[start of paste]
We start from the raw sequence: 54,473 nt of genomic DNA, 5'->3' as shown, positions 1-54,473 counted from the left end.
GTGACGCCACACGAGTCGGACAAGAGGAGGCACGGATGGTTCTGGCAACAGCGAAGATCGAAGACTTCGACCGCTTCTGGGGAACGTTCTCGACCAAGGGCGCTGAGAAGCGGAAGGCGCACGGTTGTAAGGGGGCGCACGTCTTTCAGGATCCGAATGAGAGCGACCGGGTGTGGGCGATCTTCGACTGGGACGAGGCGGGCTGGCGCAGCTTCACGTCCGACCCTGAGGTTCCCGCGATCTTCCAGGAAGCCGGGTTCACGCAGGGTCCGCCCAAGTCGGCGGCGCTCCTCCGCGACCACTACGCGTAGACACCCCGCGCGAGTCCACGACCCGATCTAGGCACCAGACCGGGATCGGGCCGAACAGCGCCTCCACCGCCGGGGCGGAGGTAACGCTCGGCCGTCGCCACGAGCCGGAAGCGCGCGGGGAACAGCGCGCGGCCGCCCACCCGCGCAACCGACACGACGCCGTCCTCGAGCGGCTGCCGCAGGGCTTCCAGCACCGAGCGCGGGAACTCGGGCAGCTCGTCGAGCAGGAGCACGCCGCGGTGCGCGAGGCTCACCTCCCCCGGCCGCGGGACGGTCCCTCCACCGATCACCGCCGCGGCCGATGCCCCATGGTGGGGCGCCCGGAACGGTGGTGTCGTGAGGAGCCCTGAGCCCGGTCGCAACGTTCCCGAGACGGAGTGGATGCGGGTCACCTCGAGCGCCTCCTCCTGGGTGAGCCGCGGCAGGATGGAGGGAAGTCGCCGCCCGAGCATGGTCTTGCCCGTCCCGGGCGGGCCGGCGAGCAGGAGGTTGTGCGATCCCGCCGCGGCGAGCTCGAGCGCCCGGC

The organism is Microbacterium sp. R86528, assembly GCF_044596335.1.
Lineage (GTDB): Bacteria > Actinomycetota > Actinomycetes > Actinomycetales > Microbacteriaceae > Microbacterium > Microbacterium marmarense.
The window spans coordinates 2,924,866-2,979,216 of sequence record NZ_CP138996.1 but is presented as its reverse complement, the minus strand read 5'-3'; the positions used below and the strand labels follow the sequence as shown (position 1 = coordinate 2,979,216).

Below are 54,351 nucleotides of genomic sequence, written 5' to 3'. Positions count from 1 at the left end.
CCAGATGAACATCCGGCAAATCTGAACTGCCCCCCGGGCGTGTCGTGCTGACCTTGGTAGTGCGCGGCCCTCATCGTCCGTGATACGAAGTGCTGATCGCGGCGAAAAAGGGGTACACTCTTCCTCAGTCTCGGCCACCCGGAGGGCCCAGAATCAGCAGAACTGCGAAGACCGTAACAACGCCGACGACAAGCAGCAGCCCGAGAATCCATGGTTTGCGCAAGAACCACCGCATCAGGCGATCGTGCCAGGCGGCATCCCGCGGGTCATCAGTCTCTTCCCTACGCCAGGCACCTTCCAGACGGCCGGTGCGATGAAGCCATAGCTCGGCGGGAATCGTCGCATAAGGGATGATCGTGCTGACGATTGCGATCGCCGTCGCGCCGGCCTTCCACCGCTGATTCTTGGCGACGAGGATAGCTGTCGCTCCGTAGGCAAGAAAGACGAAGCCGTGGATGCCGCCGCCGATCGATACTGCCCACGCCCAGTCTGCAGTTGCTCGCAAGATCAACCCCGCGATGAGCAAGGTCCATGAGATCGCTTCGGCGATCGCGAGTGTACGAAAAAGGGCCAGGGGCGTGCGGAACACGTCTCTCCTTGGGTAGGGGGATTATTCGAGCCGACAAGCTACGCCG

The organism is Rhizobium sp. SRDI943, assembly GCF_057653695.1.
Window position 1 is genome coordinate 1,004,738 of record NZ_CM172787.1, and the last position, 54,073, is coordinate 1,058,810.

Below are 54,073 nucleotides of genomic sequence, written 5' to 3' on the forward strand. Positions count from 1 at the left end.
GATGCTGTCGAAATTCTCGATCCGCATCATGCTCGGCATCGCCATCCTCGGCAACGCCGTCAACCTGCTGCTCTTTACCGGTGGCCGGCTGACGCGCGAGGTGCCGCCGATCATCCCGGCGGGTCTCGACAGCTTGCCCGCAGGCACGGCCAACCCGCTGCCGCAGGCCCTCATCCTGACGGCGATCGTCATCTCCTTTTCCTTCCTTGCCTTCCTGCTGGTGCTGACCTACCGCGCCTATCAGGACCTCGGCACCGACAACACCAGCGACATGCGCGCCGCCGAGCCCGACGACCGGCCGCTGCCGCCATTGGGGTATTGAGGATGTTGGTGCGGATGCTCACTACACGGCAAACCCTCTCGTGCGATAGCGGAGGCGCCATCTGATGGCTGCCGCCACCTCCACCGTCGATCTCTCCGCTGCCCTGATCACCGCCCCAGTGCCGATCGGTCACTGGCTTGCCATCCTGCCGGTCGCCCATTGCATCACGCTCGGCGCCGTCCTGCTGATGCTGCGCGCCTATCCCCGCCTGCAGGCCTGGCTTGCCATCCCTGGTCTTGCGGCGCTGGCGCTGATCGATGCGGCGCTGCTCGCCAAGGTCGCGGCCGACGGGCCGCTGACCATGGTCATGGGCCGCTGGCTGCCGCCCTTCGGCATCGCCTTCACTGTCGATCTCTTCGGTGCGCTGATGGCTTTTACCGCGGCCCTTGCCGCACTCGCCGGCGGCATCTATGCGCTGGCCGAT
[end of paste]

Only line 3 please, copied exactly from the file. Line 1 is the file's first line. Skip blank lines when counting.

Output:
The organism is Microbacterium sp. R86528, assembly GCF_044596335.1.